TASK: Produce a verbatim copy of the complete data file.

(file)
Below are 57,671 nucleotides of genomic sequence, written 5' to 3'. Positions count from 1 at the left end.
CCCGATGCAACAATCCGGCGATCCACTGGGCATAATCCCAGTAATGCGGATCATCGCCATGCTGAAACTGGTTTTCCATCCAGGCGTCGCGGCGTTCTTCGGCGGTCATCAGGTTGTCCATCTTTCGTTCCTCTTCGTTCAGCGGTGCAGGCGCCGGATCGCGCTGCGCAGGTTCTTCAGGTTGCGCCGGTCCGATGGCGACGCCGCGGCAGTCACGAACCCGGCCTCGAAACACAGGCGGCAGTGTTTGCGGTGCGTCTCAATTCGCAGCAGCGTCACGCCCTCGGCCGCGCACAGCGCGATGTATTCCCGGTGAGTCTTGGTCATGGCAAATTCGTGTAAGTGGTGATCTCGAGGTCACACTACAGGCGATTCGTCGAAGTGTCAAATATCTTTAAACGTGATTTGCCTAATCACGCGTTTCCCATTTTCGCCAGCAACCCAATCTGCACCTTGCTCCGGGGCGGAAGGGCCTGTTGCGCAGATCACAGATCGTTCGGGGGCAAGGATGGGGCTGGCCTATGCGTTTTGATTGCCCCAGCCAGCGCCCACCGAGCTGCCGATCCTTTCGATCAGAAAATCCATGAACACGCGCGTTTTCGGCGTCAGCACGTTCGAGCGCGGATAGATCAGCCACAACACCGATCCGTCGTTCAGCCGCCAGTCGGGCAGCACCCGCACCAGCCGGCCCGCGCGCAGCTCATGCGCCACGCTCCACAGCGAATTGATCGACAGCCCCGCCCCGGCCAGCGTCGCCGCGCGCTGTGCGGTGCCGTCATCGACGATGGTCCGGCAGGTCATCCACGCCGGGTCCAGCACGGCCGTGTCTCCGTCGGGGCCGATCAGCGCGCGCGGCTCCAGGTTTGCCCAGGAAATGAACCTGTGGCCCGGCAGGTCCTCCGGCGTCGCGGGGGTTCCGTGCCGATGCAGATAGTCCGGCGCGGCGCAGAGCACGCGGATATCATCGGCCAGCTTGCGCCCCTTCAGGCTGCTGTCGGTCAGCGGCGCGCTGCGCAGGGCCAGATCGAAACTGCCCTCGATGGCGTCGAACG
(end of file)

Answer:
Below are 57,671 nucleotides of genomic sequence, written 5' to 3'. Positions count from 1 at the left end.
CCCGATGCAACAATCCGGCGATCCACTGGGCATAATCCCAGTAATGCGGATCATCGCCATGCTGAAACTGGTTTTCCATCCAGGCGTCGCGGCGTTCTTCGGCGGTCATCAGGTTGTCCATCTTTCGTTCCTCTTCGTTCAGCGGTGCAGGCGCCGGATCGCGCTGCGCAGGTTCTTCAGGTTGCGCCGGTCCGATGGCGACGCCGCGGCAGTCACGAACCCGGCCTCGAAACACAGGCGGCAGTGTTTGCGGTGCGTCTCAATTCGCAGCAGCGTCACGCCCTCGGCCGCGCACAGCGCGATGTATTCCCGGTGAGTCTTGGTCATGGCAAATTCGTGTAAGTGGTGATCTCGAGGTCACACTACAGGCGATTCGTCGAAGTGTCAAATATCTTTAAACGTGATTTGCCTAATCACGCGTTTCCCATTTTCGCCAGCAACCCAATCTGCACCTTGCTCCGGGGCGGAAGGGCCTGTTGCGCAGATCACAGATCGTTCGGGGGCAAGGATGGGGCTGGCCTATGCGTTTTGATTGCCCCAGCCAGCGCCCACCGAGCTGCCGATCCTTTCGATCAGAAAATCCATGAACACGCGCGTTTTCGGCGTCAGCACGTTCGAGCGCGGATAGATCAGCCACAACACCGATCCGTCGTTCAGCCGCCAGTCGGGCAGCACCCGCACCAGCCGGCCCGCGCGCAGCTCATGCGCCACGCTCCACAGCGAATTGATCGACAGCCCCGCCCCGGCCAGCGTCGCCGCGCGCTGTGCGGTGCCGTCATCGACGATGGTCCGGCAGGTCATCCACGCCGGGTCCAGCACGGCCGTGTCTCCGTCGGGGCCGATCAGCGCGCGCGGCTCCAGGTTTGCCCAGGAAATGAACCTGTGGCCCGGCAGGTCCTCCGGCGTCGCGGGGGTTCCGTGCCGATGCAGATAGTCCGGCGCGGCGCAGAGCACGCGGATATCATCGGCCAGCTTGCGCCCCTTCAGGCTGCTGTCGGTCAGCGGCGCGCTGCGCAGGGCCAGATCGAAACTGCCCTCGATGGCGTCGAACG